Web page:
Windows Phone 7: A groundbreaking interface ships on great new phones

We take a close look at Microsoft's new mobile OS as deployed on the Samsung Focus and the HTC Surround.

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A major glitch: There is no copy and paste function in the OS, which makes it pretty difficult to create and edit Office documents (not to mention e-mail). Microsoft reports that copy-and-paste is coming next year.

A few more impressions:

  • Internet Explorer is unexciting, though it does do tabs and you can turn a bookmark into a tile on the Start page.
  • Load up a lot of applications, and the Start screen will quickly become several pages long -- which means it will take longer to find what you're looking for.
  • Microsoft made a conscious choice to not provide a universal in-box, opting instead for separate tiles for each e-mail account.
  • The soft keyboard is just OK. There's no haptic response, as Android phones have, and there are currently no software hooks for advances such as Swype. Predictive text worked well and in fact offers more options than you get on an iPhone.

The phones

The Focus is built on Samsung's Galaxy S platform. Like all Galaxy S phones' screens, the Focus' is brilliant, and the phone is so light that it feels almost like a mock-up of itself instead of the real thing. It's got a 4-in. Super AMOLED screen with a resolution of 480 x 800 pixels, and it weighs less than 4 oz.

Samsung Focus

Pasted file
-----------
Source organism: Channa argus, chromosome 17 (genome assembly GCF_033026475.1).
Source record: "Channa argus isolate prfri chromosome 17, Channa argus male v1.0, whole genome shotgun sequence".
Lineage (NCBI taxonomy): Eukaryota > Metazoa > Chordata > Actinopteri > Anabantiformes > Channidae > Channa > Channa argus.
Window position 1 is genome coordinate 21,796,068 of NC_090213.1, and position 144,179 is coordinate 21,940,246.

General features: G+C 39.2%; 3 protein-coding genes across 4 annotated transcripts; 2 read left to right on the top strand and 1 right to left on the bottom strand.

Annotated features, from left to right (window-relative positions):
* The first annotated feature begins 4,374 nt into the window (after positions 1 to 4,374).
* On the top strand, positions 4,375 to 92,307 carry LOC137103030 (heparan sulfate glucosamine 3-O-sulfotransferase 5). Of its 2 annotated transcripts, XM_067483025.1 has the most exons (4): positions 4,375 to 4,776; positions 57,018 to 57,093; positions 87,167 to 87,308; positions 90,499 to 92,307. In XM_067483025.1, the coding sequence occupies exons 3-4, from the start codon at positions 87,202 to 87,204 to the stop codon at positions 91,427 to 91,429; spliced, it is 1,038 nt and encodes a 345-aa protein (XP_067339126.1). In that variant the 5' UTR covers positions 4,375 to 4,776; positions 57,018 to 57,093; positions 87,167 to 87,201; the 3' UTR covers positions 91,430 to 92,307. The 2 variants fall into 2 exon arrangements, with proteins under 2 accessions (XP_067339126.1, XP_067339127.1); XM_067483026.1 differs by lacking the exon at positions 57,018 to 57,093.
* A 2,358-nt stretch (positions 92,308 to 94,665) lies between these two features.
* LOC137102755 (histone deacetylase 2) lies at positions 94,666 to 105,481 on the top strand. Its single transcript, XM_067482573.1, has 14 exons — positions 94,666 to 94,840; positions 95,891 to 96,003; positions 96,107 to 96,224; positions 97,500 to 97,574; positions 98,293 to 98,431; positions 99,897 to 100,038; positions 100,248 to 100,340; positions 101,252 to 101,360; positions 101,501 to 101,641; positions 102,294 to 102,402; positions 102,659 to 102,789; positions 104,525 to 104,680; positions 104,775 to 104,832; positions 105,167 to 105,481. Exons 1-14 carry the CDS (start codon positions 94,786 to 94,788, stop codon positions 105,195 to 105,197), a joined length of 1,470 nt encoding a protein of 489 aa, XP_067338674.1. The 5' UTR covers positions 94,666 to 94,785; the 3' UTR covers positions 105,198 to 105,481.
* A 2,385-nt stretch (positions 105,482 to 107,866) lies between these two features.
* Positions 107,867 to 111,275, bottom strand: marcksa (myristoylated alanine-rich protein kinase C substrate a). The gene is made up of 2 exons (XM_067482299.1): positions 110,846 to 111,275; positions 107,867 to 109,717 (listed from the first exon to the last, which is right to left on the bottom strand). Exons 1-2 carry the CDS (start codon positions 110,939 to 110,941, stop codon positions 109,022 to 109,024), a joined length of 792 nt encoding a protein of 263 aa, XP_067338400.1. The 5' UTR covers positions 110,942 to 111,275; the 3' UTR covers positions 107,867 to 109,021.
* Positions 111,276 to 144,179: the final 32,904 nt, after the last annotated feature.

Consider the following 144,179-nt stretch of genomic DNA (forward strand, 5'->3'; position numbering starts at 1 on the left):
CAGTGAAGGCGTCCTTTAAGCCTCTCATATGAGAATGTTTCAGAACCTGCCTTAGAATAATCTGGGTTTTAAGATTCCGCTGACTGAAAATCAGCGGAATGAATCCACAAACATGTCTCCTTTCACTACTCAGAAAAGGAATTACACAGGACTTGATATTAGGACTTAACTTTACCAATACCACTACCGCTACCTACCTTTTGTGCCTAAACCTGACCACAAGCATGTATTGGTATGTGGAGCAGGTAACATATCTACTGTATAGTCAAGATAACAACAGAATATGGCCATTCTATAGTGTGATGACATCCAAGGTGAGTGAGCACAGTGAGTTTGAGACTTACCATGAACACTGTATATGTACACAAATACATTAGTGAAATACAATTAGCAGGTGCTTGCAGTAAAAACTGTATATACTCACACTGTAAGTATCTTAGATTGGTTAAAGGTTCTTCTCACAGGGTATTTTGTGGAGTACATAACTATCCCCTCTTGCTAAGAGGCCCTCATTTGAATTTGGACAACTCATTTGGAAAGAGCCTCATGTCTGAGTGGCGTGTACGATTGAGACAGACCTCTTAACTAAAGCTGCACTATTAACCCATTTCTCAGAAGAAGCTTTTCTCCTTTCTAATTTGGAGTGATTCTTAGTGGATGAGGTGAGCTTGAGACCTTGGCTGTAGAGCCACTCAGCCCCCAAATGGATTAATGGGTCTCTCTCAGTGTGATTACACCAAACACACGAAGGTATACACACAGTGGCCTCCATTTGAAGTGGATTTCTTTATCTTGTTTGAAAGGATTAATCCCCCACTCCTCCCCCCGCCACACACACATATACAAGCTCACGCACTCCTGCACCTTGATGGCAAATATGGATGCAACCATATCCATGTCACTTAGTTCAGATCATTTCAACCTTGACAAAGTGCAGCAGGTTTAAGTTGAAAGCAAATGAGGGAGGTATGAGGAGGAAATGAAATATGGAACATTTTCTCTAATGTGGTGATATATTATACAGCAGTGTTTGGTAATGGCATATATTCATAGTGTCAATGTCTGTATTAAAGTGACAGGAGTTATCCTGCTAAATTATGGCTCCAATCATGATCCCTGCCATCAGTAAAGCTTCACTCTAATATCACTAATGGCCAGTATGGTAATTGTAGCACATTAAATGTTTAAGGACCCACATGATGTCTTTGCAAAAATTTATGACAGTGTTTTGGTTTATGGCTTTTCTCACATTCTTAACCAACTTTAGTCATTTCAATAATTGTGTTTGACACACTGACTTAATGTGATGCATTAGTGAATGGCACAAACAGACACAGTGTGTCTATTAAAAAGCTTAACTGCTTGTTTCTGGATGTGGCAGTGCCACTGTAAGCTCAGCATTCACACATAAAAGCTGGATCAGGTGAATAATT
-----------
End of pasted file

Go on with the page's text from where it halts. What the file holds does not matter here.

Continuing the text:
The Surround is significantly heftier -- nearly 6 oz. -- due to its slide-out stereo speakers and kickstand for propping it upright. The screen is about a quarter-inch smaller than the Focus' but has the same 480 x 800 resolution. The big features here are audio and video; the speakers have SRS and Dolby certification. Both the Focus and the Surround can capture 720p HDTV, but neither has an HDMI port.

The market segmentation is obvious: Despite the eye candy of the Focus' screen, it's the more business-oriented phone, and the Surround is for play. Each costs $199.99 with a two-year contract.

Both of these phones are really quite good. The Surround is a big hunk of technology, heavier even than the Droid X. But you get a phone that's built for conference calling -- even videoconferencing -- and movie display; that kickstand could come in handy if you use your phone at your desk.

HTC Surround

The Focus is the more conventional phone, except it's lighter than most and slimmer than some. Of the two, it would be my choice, but you ought to lay your hands on both of them and make your own choice.


For both phones, the real news is the operating system, and both do perfectly well by WP7.

And WP7 itself? In choosing between the simplicity and elegance of the iPhone and the power and deep configurability of Android, Microsoft has plainly (and perhaps surprisingly) opted for the former. I think that's the right choice, though it'll be rich fodder for debate.

WP7 is a beautiful interface on top of a lot of cloud-based power. It's genuinely innovative, but whether you should buy it on Day One depends largely on your appetite for new things.

Dan Rosenbaum, by day a search strategist and content maven, has been reviewing mobile technology since the 1990s. His MicroTAC and StarTAC phones are still in a box somewhere.

Copyright © 2010 IDG Communications, Inc.

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